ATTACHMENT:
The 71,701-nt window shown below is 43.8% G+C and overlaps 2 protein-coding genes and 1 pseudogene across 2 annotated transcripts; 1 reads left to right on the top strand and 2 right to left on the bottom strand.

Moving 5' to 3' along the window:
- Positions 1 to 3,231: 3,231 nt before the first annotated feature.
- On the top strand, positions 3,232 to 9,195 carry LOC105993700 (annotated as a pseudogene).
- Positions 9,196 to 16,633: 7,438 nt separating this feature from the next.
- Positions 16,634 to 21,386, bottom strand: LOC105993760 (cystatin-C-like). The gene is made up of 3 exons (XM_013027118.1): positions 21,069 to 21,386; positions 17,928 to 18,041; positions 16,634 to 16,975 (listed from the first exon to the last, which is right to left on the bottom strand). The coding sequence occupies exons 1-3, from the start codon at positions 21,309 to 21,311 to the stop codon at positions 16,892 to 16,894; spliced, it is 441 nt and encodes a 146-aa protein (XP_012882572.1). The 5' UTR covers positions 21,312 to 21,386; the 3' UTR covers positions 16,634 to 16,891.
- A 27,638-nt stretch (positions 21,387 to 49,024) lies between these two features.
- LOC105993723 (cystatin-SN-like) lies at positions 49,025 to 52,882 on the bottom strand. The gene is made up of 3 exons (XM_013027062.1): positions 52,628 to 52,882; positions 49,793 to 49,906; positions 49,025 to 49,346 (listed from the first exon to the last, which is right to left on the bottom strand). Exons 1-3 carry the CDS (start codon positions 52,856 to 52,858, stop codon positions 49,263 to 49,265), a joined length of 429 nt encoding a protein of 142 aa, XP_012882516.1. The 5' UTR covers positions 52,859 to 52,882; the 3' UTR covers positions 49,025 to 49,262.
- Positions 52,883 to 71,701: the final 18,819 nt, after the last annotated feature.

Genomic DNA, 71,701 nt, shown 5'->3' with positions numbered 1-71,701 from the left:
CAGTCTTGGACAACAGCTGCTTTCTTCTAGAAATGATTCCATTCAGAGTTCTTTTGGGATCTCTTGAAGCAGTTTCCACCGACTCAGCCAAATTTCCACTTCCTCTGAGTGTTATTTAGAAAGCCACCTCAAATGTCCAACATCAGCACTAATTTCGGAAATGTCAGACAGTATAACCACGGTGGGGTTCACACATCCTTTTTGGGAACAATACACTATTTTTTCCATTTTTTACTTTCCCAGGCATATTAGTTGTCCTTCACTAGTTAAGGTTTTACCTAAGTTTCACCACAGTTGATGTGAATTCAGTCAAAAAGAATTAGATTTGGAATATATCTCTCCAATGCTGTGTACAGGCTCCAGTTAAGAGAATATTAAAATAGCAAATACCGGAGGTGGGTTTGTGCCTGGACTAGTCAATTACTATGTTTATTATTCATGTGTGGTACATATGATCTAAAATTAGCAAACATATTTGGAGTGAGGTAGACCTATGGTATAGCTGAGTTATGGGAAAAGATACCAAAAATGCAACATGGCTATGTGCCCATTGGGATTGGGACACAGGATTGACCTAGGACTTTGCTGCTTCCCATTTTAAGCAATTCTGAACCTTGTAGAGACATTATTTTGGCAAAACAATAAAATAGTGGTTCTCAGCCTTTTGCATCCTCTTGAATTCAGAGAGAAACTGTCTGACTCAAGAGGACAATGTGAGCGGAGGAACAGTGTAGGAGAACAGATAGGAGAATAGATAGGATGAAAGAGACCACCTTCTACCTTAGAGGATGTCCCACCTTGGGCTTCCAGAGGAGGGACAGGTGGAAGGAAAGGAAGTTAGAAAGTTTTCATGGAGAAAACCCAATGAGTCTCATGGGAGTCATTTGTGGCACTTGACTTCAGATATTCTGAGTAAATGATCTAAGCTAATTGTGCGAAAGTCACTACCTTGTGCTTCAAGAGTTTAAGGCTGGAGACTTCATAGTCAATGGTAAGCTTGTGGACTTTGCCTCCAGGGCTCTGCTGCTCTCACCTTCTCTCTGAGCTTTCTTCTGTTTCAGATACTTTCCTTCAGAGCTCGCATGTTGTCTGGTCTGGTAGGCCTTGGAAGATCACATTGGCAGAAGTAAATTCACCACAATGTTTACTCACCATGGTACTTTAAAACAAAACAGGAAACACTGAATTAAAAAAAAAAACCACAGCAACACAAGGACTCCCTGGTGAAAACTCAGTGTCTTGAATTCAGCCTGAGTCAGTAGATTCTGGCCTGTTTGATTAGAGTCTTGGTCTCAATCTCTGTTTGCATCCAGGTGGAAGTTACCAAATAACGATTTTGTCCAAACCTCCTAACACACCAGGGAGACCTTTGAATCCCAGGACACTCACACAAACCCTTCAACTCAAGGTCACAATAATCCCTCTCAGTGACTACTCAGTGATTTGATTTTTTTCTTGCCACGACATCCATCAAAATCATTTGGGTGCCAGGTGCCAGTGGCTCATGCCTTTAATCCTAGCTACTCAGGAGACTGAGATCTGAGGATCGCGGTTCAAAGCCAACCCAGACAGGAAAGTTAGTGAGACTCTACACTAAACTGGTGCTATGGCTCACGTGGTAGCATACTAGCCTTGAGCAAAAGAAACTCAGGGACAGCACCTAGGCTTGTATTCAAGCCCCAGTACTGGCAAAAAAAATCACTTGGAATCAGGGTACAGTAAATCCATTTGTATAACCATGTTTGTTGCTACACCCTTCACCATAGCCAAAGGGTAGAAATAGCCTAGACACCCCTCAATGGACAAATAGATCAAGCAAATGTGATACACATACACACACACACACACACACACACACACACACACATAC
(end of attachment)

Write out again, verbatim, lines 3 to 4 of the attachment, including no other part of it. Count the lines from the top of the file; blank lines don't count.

- Positions 1 to 3,231: 3,231 nt before the first annotated feature.
- On the top strand, positions 3,232 to 9,195 carry LOC105993700 (annotated as a pseudogene).